Ronaldo and Kaka missed their penalties for Real after the tie had finished 2-2 on aggregate to send Bayern through to the final on their own turf.

The other result was the more astounding of the two as Chelsea produced a defensive performance for the ages to deny defending champions and the masters of possession football Barcelona.

Didier Drogba gave them a 1-0 at Stamford Bridge, a negligible advantage going into the second-leg at the Camp Nou. When John Terry was sent off and the hosts raced into a 2-0 lead, the writing seemed to be on the wall for Roberto di Matteo's men.  

But Ramires levelled the scores just before the interval and the Blues emerged intent on one thing, and one thing only. Defence, defence and more defence.

What followed was a barrage of Barcelona attacks; every single one of them repelled by a Chelsea backline that simply refused to be breached. And when Fernando Torres scored deep into injury-time after hitting Barcelona on the counter, the impossible had become possible. Chelsea were through to the final of the continent's premier competition.

May 

A month of history making

From the archives

City win title on day of high drama in BPL

Mancini: Never seen a finale like this

Hundred-up Real create La Liga history

Mourinho hails record-breaking Real

Juventus complete 'invincibles' season

Chelsea crowned champions of Europe

RDM savours Champs League victory

It was a Premier League promoter's dream. With literally seconds to go in the season and Manchester United looking set for their 20th title, Sergio Aguero hammered home the winner against QPR to take City above Alex Ferguson's men on goal difference and take the trophy.

Even by the enthralling standards of the Premier League, this was the stuff of legends.

It was a much smoother sail to domestic glory for Antonio Conte's Juventus, as the squad wrote their names in the history books by becoming the first side to finish the 38-game Serie A season unbeaten. 

In Spain, Jose Mourinho joined the likes of Ernst Happel and Giovanni Trapattoni to become the first coach to win league titles in four different countries when his Real side put an end to Barcelona's domestic domination.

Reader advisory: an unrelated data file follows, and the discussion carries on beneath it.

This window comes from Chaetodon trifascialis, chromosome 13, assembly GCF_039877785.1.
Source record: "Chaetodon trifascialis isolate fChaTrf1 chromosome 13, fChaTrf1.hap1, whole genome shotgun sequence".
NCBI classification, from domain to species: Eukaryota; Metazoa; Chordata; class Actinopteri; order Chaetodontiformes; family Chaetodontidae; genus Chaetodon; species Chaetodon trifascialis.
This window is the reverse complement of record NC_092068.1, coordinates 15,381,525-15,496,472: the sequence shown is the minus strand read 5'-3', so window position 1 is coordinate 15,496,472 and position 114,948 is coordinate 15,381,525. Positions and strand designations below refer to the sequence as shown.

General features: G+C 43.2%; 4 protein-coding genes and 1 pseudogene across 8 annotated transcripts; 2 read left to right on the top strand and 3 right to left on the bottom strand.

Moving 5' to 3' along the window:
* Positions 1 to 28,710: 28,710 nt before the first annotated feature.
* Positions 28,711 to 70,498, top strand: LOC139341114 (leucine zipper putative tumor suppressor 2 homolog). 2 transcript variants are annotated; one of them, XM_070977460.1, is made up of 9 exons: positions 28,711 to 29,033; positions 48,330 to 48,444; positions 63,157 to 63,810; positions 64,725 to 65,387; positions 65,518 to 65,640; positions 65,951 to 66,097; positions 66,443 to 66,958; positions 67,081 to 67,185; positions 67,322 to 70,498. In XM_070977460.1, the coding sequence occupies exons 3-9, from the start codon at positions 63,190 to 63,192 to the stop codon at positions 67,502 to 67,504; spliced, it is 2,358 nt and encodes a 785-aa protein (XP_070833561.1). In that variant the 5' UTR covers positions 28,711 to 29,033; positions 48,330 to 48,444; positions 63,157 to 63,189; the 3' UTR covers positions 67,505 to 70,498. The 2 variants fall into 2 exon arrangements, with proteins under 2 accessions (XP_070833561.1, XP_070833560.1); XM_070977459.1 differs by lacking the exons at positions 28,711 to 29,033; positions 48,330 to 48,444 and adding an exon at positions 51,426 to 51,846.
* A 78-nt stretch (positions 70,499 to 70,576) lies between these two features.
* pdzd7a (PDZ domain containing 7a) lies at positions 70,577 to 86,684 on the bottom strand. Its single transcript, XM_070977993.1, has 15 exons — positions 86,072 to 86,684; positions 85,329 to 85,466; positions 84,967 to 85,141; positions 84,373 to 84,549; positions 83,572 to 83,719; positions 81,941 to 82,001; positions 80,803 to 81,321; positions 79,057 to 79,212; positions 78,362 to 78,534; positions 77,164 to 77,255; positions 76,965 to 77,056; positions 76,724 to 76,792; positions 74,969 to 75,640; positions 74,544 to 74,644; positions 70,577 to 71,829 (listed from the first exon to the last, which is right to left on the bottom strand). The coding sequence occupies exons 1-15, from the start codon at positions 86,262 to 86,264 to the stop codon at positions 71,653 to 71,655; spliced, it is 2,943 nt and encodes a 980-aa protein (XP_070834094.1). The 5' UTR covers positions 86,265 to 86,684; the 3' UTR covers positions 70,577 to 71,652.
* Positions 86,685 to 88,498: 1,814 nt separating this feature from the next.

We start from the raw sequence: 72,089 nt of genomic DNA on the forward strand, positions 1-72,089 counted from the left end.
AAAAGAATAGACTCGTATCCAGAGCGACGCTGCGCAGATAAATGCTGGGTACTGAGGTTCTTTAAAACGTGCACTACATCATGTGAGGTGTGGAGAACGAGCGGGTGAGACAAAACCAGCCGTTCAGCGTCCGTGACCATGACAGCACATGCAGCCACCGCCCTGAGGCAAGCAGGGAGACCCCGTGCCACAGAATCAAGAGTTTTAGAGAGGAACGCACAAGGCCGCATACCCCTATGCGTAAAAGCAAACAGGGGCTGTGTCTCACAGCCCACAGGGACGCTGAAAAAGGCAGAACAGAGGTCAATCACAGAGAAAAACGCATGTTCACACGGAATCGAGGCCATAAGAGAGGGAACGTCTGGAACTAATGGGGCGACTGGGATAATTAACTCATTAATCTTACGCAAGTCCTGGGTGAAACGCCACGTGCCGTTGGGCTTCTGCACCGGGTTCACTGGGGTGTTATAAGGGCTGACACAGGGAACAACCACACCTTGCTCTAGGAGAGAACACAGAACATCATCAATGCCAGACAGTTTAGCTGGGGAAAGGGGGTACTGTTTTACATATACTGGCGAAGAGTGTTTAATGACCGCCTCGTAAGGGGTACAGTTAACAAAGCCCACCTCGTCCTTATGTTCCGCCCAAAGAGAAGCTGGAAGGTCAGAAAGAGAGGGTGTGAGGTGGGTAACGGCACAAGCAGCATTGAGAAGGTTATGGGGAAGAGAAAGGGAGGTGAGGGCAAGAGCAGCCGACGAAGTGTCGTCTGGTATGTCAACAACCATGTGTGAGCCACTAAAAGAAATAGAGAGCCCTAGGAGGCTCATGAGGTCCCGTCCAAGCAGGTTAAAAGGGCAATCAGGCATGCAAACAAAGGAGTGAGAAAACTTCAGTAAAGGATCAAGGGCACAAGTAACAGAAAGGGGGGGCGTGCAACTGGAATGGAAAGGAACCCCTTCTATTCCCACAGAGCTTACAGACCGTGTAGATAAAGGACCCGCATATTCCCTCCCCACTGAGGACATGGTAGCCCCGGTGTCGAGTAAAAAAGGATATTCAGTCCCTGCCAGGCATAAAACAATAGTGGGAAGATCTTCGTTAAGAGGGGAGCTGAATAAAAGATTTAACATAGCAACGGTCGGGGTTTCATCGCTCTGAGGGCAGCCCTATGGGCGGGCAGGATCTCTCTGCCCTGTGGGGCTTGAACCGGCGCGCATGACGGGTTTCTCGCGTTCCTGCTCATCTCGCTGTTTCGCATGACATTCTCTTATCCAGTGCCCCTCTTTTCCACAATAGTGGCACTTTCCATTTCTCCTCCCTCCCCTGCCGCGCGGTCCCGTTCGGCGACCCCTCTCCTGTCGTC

Riding on the red-hot form of leading scorer Ronaldo, Los Blancos broke the 100 point barrier and achieved an incredible goal-difference of +89 on their way to lifting the trophy.

On the European front, Roman Abramovich finally got his heart's desire as Chelsea got their hands on the Champions League trophy for the first time. And just like against Barcelona, they did it with some heroic defending that thwarted a rampant Bayern Munich side.

Didier Drogba's pulled his side level in the final after Bayern had taken the lead to take the match into extra-time and then penalties. With millions of eyes on him and the ghosts of 2008 floating in the Bavarian air, the man from Ivory Coast then slotted away the match-winning penalty to send the Chelsea camp into jubilant hysteria.

That was to be Drogba's last act before leaving for Shanghai Shenhua while coach Roberto di Matteo was unceremoniously sacked by Abramovich a few months later. Irresesptective of subsequent developments though, May 19, 2012 will be etched in golden letters when the history of Chelsea football club is written.

June 

No end in sight to La Roja domination

From the archives

Spain make history with Euro triumph

Del Bosque hails vital first-half strikes

Prandelli backs Italy to learn from defeat

Having done away with the label of perennial underachievers by winning Euro 2008 and World Cup 2010, Spain were unsurprisingly labelled favourites for Euro 2012.

Their signature style of possession football gave them an air of invincibility heading into the tournament, although dark horses Germany and Holland were expected to give La Roja a run for their money.

Not so it seemed, as Vicente Del Bosque's men progressed into the Euro 2012 finals with ease, their only hiccup coming against Italy during their opening group game. In the meantime, the Dutch self-destructed in the competition's group of death, while a Mario Balotelli double in the semi-finals killed any chance of Germany lifting the Henri Delaunay trophy.

A galvanised Italy side led by Andrea Pirlo stood in Spain's way in a final built up to be a battle of midfield maestros.

However, the game did not turn out to be yet another display of Spanish superiority, as La Roja steamrolled the Italians 4-0. After recording the highest scoring final match in European Championship history, Iker Casillas held aloft the cup in an all too familiar sight, furthering Spain's dominion on the international stage.